Waterstones director warns library e-book lending could threaten bookstores

The Bookseller has a brief report on a London roundtable in which some publishers and booksellers sounded a warning about library e-book lending. Waterstones m.d. James Daunt said that library e-lending could be disruptive to bricks-and-mortar booksellers. “If you can download a book for free and read it, why would you want to own it?”

Daunt further noted that booksellers have had things “extremely easy” for a long time, and have lost focus on “the basic discipline of retailing.” He suggested that there is an opportunity for booksellers to learn to improve their financial focus and learn to run themselves better. However, he said that the numbers of bookstores will inevitably decline.

Some of the commenters below the article scoff at Daunt’s pessimism over library e-lending, pointing out that it’s been possible to check out the physical book for years and that hasn’t seemed to hurt sales. I would also note that it’s more likely e-book lending will hurt e-book sales rather than physical book sales, since e-book lending shares with e-book buying the instant gratification factor of being able to buy the book without having to leave one’s home. If you were willing to leave your home, it’s more likely checking out the physical book would be the buying threat.

4 Comments on Waterstones director warns library e-book lending could threaten bookstores

  1. Common Sense // May 14, 2012 at 12:36 am //

    Nonsense. In fact, I’ve read about other studies that show using libraries is a discovery process and actually increases books sales, not cannibalizes them.

  2. Rolling Eyes // May 14, 2012 at 8:22 am //

    “If you can download a book for free and read it, why would you want to own it?”

    Dear Mr Daunt,

    Maybe you should consider offering fewer ill-considered opinions and more eBook reading devices, eh?

    (Chris, thanks for pointing out the very obvious flaws with his argument.)

  3. Daunt says: ““If you can download a book for free and read it, why would you want to own it?””

    That is the essence of the issue and one which no one hereabouts can really answer. Mind you the issue is a future one, not a current one. Looking ahead ten years, or fifteen years to a world where paper books are slim minority of titles.

    eReaders will become ubiquitous as they are already doing. They will become a commodity that virtually everyone can afford, like mobile phones and there will be no worthwhile role for libraries.

    In today’s model paper books are and have been expensive. That cost has motivated both middle class and working class readers to use libraries where they can read free, alongside buying a couple of books a year. The model involved physically visiting libraries and, by doing so, discovering new authors which balanced, in part, the loss of sales.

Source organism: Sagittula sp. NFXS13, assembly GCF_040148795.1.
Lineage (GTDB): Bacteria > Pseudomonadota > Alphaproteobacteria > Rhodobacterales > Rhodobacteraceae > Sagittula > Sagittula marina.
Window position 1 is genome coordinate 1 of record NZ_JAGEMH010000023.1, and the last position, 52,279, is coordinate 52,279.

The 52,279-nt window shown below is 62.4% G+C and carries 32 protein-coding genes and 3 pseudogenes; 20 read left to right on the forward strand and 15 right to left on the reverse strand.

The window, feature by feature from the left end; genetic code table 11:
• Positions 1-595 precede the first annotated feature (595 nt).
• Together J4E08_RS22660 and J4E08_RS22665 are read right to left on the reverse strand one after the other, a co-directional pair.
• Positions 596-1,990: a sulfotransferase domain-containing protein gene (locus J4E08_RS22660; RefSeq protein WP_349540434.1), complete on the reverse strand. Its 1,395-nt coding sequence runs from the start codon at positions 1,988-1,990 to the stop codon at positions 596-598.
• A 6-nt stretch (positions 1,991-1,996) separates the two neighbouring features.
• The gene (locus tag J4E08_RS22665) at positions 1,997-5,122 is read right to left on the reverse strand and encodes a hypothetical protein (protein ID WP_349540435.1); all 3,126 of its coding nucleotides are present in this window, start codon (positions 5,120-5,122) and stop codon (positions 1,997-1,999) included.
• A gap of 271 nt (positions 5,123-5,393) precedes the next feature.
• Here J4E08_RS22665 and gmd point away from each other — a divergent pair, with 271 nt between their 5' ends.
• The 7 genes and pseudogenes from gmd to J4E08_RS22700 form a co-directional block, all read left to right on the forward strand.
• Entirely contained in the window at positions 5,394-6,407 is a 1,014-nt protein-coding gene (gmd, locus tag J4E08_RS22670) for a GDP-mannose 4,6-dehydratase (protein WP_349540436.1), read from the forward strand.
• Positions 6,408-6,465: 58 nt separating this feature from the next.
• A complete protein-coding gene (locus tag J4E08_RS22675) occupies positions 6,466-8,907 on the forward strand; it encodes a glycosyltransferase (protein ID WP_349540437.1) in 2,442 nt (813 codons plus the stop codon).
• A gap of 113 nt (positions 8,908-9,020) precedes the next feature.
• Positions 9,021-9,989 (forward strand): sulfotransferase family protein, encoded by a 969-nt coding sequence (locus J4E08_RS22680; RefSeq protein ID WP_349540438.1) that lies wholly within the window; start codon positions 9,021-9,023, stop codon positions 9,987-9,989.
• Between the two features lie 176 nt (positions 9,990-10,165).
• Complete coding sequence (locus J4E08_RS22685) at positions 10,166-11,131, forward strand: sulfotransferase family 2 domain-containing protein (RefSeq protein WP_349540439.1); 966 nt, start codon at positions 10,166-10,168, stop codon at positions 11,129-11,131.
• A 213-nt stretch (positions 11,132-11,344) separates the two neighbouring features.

In the future world of eBooks this model will die. The vast majority of readers will buy online from their PC or eReader. As the transition progresses we already see libraries offering online borrowing services where readers, again, have no need to visit a physical library.

    Thus the physical experiential difference between buying and borrowing will become invisible and non existent. When that difference disappears … there is absolutely no motivation for a reader to buy !!! None.

    When that day arrives it will become crystal clear to every writer and publisher that it will be insane to continue to allow borrowing. It will simply make no financial sense because every reader will borrow instead of buy. There will be no physical experience that causes the discovery of new writers. The whole experience will be an online one.

    This will have no negative affect on society whatsoever, except to put librarians’ noses out of joint.

    eBooks will be cheap. eReaders will be cheap. Only a small segment of the population will have difficulty accessing the world of reading and that segment can be facilitated through Welfare driven reading vouchers that enable people to buy an eReader and eBooks at cut prices or free. This will cost society a minute fraction of the cost of maintaining thousands of expensive buildings and staff.

    Libraries have no long term future.

  4. “I would also note that it’s more likely e-book lending will hurt e-book sales rather than physical book sales, since e-book lending shares with e-book buying the instant gratification factor of being able to buy the book without having to leave one’s home. If you were willing to leave your home, it’s more likely checking out the physical book would be the buying threat.”

    -From the original article:

    “Daunt said library e–lending would provide tough competition to booksellers over E-BOOK SALES.”

    What’s the point of reading something if your going to miss the entire gist of what it was saying?

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